The book “Kelly Hoppenjans Takes Herself Too Seriously” plays with the poetics of the Ann Arbor indie rocker's lyrics


Kelly Hoppenjans and her book Takes Herself Too Seriously

Author photo by Autumn Dozier.

What makes a poem versus a song?

Setting the words to music may be an obvious answer, but the difference between the page and the studio are more complex than that. 

In her new book, Kelly Hoppenjans Takes Herself Too Seriously: A Collection of Poems, Music, Lyrics, and Some Real Arty Shit, the indie rock singer-songwriter and graduate student at the University of Michigan draws attention to the lyrics from her recent Can’t Get the Dark Out EP and the divergent forms of poetry and lyrics.

As she told Pulp, “To me, lyrics and poetry are separate forms, and the process for each is quite different.”

In contrast to what the title says, Hoppenjans brings a playfulness by including drawings, handwritten notes, and QR codes on the pages of the book. Poems and lyrics are distinct but morph into one form or the other when on the page or sung in a recording. Lyrics from Can’t Get the Dark Out are all included in the book, among other songs and poems. 

Hoppenjans’ collection begins with a poem called “How to Read This Book.” The poem gives the reader the freedom to pair reading the book with listening to recordings of Hoppenjans’ songs via QR codes—or not. Hoppenjans offers the reader a choose-your-own-adventure of sorts when she writes, “You can read and listen, you / can listen without reading, you / can read without listening….”

Whether you read or listen, the poems and lyrics in the book engage with love, relationships, who the poet is as a person, and the event that disrupted many of our lives: the COVID-19 pandemic. Hoppenjans puts to words those feelings that are hard to articulate when she writes about a decision in “Salt and Stone”: 

Now I can’t move—
I’m stuck, paralyzed by fear. 
The road ahead could be much better; 
but what if it’s much worse? 

There is no way to know sometimes, but the doubt can be persistent. Later, Hoppenjans becomes unapologetic in “Wish You Would”: 

I just want what I want.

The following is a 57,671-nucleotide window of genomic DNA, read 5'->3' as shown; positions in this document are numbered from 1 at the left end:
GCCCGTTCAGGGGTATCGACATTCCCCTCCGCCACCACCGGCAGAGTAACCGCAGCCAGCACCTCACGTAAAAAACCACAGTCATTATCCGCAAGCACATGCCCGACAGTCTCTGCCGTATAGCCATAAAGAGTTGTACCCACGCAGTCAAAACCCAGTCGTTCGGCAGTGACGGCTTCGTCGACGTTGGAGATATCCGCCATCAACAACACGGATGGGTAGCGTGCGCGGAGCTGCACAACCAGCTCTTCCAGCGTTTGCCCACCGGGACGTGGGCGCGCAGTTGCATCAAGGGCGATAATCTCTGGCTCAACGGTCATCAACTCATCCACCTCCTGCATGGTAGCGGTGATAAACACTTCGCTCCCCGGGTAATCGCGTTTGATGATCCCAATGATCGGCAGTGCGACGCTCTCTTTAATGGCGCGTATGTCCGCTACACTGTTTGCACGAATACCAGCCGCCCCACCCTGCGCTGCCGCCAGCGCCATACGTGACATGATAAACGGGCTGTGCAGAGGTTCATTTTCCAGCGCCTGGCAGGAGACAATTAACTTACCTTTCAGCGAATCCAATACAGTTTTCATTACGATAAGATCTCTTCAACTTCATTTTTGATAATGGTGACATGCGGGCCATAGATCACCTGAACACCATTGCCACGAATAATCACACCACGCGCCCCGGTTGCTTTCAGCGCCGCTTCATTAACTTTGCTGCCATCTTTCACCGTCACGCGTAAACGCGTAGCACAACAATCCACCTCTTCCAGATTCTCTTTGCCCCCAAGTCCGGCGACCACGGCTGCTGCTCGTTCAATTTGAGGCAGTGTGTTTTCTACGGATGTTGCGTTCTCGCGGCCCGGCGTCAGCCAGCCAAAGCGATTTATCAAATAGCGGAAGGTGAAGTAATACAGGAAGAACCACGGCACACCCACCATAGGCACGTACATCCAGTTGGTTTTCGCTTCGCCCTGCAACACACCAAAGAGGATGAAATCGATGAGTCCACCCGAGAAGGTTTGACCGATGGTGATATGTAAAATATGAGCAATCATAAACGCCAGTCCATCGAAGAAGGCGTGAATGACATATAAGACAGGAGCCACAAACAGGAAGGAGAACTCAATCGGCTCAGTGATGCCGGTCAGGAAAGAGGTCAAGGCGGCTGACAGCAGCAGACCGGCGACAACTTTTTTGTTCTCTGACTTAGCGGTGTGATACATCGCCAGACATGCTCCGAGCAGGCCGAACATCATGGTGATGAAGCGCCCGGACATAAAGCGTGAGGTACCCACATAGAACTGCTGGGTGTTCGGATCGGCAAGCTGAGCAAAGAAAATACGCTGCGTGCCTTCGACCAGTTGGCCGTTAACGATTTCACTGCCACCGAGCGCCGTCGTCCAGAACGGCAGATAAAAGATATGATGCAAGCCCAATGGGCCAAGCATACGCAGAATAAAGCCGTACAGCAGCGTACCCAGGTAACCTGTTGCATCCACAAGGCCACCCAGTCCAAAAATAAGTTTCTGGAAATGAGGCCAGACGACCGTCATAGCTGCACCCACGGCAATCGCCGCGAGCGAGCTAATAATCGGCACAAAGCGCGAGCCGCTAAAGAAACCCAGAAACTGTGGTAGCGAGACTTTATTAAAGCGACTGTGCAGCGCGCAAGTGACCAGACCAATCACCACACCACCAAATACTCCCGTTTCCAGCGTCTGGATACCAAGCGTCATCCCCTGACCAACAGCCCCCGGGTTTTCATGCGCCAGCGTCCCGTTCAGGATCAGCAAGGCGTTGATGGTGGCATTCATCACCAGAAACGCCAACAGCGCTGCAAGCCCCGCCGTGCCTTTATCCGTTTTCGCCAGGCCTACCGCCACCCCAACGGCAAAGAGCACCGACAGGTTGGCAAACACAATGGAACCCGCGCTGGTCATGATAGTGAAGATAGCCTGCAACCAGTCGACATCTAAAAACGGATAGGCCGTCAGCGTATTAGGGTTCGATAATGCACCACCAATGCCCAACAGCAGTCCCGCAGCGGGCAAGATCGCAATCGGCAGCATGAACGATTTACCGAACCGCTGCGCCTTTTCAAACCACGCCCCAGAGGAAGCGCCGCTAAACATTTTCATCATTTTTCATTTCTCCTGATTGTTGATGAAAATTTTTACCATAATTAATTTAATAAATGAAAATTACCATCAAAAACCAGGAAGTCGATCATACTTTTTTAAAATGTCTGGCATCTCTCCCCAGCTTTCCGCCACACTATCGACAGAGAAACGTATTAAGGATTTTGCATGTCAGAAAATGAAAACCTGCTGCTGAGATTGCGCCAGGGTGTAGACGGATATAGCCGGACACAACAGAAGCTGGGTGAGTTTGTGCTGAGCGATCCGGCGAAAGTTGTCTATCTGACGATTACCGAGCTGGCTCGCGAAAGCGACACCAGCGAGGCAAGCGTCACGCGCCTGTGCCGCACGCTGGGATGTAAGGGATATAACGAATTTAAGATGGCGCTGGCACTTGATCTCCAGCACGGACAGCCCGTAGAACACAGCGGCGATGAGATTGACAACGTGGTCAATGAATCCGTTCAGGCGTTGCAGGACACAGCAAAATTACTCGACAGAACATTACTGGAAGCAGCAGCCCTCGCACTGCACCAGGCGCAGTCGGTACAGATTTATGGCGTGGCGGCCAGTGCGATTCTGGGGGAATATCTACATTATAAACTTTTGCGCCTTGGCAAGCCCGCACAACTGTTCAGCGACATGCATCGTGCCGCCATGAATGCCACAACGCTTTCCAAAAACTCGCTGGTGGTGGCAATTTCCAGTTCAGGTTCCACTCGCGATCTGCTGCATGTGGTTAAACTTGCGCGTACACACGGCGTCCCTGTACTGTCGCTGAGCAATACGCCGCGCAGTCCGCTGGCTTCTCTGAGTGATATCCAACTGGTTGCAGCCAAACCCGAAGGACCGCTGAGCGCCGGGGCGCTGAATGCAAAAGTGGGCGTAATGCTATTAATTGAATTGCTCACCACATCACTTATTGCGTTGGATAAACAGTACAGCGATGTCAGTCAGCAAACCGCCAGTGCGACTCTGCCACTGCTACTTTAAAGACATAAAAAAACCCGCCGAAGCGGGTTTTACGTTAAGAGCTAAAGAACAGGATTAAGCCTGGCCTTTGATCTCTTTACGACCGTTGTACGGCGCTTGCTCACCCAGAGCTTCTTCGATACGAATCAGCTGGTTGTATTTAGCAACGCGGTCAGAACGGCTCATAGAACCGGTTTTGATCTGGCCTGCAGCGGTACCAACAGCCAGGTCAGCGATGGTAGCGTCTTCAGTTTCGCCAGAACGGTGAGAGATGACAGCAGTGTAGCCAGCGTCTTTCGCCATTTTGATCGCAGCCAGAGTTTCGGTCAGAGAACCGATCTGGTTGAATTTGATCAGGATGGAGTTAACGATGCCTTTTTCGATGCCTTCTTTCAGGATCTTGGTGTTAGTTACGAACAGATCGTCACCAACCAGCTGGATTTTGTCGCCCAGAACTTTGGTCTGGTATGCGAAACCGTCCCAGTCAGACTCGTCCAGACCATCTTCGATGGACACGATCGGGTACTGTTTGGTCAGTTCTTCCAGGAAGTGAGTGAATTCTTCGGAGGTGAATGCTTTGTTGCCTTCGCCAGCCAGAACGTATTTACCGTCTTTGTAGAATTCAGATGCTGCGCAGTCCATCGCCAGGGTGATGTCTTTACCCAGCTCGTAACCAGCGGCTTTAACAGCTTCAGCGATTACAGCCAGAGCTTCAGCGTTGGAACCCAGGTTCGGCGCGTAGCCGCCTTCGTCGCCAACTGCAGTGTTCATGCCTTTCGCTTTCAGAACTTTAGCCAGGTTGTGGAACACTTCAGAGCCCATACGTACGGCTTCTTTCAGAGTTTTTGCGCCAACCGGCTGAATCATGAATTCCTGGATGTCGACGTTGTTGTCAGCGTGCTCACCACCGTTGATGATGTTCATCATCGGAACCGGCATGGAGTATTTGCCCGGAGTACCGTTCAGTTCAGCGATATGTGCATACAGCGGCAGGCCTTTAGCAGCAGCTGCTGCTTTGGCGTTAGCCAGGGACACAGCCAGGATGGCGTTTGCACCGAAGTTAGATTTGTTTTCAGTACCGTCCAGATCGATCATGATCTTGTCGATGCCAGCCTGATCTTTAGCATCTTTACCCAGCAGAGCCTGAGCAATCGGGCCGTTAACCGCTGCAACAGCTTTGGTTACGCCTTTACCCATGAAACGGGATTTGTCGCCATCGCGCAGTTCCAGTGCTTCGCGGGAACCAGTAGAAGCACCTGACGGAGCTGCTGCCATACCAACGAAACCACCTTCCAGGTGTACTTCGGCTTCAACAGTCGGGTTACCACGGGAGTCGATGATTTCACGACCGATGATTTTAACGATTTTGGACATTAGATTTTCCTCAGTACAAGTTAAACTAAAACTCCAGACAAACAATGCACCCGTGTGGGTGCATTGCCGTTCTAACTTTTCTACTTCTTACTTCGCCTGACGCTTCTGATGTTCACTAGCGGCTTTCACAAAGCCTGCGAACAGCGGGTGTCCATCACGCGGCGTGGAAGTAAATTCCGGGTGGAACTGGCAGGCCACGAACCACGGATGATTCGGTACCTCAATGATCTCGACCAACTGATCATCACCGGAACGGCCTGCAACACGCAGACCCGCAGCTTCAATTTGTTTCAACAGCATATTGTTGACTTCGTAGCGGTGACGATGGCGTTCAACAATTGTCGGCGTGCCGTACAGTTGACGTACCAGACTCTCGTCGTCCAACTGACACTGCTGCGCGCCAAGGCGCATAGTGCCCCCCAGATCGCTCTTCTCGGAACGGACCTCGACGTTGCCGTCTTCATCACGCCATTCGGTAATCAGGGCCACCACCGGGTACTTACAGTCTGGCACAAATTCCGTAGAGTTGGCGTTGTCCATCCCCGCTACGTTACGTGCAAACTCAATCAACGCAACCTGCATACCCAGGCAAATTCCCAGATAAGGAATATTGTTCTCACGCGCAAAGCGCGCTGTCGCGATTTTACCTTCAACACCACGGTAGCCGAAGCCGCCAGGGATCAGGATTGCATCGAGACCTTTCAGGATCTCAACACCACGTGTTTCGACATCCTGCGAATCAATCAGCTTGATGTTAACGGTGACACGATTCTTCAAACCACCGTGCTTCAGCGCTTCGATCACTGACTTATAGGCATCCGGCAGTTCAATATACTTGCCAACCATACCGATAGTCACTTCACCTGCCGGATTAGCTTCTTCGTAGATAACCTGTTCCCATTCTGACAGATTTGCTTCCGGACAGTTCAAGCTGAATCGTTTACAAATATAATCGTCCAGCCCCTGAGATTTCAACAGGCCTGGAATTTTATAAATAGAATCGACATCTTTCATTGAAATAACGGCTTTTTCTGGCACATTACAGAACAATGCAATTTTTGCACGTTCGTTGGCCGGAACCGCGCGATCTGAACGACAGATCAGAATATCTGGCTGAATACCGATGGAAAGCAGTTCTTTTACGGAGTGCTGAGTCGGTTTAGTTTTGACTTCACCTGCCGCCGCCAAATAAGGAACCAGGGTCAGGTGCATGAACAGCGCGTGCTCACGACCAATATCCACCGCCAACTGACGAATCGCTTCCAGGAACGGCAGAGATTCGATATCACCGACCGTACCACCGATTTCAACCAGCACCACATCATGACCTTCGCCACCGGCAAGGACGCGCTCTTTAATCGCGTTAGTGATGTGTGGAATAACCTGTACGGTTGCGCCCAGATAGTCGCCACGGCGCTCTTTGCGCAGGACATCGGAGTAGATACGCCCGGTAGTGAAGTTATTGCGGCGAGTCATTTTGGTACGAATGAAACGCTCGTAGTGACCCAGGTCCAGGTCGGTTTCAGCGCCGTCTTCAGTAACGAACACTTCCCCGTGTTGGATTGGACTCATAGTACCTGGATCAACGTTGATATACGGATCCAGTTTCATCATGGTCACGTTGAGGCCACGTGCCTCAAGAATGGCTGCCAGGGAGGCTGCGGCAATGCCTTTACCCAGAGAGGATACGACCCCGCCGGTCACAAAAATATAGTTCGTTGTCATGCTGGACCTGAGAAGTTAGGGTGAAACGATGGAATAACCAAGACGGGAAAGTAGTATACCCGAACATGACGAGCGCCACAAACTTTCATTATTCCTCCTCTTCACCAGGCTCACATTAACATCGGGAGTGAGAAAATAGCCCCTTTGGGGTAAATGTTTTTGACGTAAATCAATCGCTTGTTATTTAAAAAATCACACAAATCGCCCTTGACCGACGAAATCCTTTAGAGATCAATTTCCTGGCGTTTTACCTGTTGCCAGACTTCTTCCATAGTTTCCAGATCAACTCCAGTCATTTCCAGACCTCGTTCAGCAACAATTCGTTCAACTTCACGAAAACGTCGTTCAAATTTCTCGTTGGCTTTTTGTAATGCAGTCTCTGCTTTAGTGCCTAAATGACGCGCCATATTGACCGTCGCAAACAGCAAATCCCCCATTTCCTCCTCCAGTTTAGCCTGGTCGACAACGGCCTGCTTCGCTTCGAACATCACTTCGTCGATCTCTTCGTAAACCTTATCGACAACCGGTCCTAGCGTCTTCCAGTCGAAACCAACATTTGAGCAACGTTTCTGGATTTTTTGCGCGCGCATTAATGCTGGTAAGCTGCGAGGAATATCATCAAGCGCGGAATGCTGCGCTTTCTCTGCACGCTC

I’m done being sorry for that.
            And you only want me 
            when you can’t have me.

Perhaps the takeaway is that it is best to make one’s own decisions when in doubt or turmoil. 

Hoppenjans and Pulp talked about her new book, what makes a poem a poem, poetic forms that she uses in her book, and what is next for her. (Here you can read a previous Pulp interview with Hoppenjans that focuses on her music.)

Q: How has moving to Ann Arbor been for you? Would you also tell us about your doctorate program? 
A: Absolutely! Moving to Ann Arbor was tough—I’d lived in Nashville for about eight years and really built a community there. But Ann Arbor is a wonderful town, and I’m loving the program I’m in at UMich! I’m in the PhD musicology program, using my background as a singer-songwriter and voice teacher to study how popular music intersects with identity, voice, creativity, and digital culture. It’s been really rewarding—challenging at times, but also world-expanding and fun! 

Q: The subtitle of your new book is A Collection of Poems, Music, Lyrics, and Some Real Arty Shit. What inspired you to publish a book containing those things? 
A: A few factors coalesced to convince me to publish the book: 1) I’d been writing poetry for fun, and finding that my poems could have interesting conversations with the songs I was writing; 2) I was a writer-in-residence at Willapa Bay AiR in the summer of 2021, which gave me time to focus on writing both poems and songs, as well as encouragement from other participants to step into the new medium of poetry; and 3) I wanted to make the EP available as something other than a CD. I know it’s well-meant when people buy CDs at shows that they never intend to play, just to support the artist—I know because I do it, too! But I wanted to package the EP in such a way that people could still hold it in their hands and experience it after leaving a show, and this seemed like a unique way to do that. I’ve started performing the poems at shows, too, which has been really cool!

Q: Songs on your EP that came out earlier this year, Can’t Get the Dark Out, are lyrics/poems in the book. Could you tell us more about how the book relates to your EP?  
A: All of the songs from the EP are in the book, and I think the themes of the EP resonate through the book as well. The EP is a love story, all about my COVID-19 romance and the honest day-to-day of a relationship. The book has a whole “Love” section that speaks strongly to these themes, but they’re throughout the book, too! 

Q: Some of the poems have QR codes that link to demos, studio versions, work tapes, recordings, and playlists. Do you see your writing as lyrics first or as poems first? What distinguishes a poem from lyrics? 
A: I see my writing as dependent on the medium I’m writing in, whether it’s lyrics or poetry first. I definitely think of myself as a songwriter who writes poetry, rather than a poet—but this is only my first foray into poetry, so maybe that will change with time! To me, lyrics and poetry are separate forms, and the process for each is quite different. With lyrics, I tend to start with a melody and hum nonsense until words come, so it’s a real-time, improvisatory process most of the time. Poetry is much more of a contemplative, pen-and-paper process for me. Frankly, poetry is also less constrained by conventional form, which I’ve always found quite freeing. And I’ve really enjoyed playing with the visual aspect of poetry as well—you typically don’t think about the visual when you’re writing a song.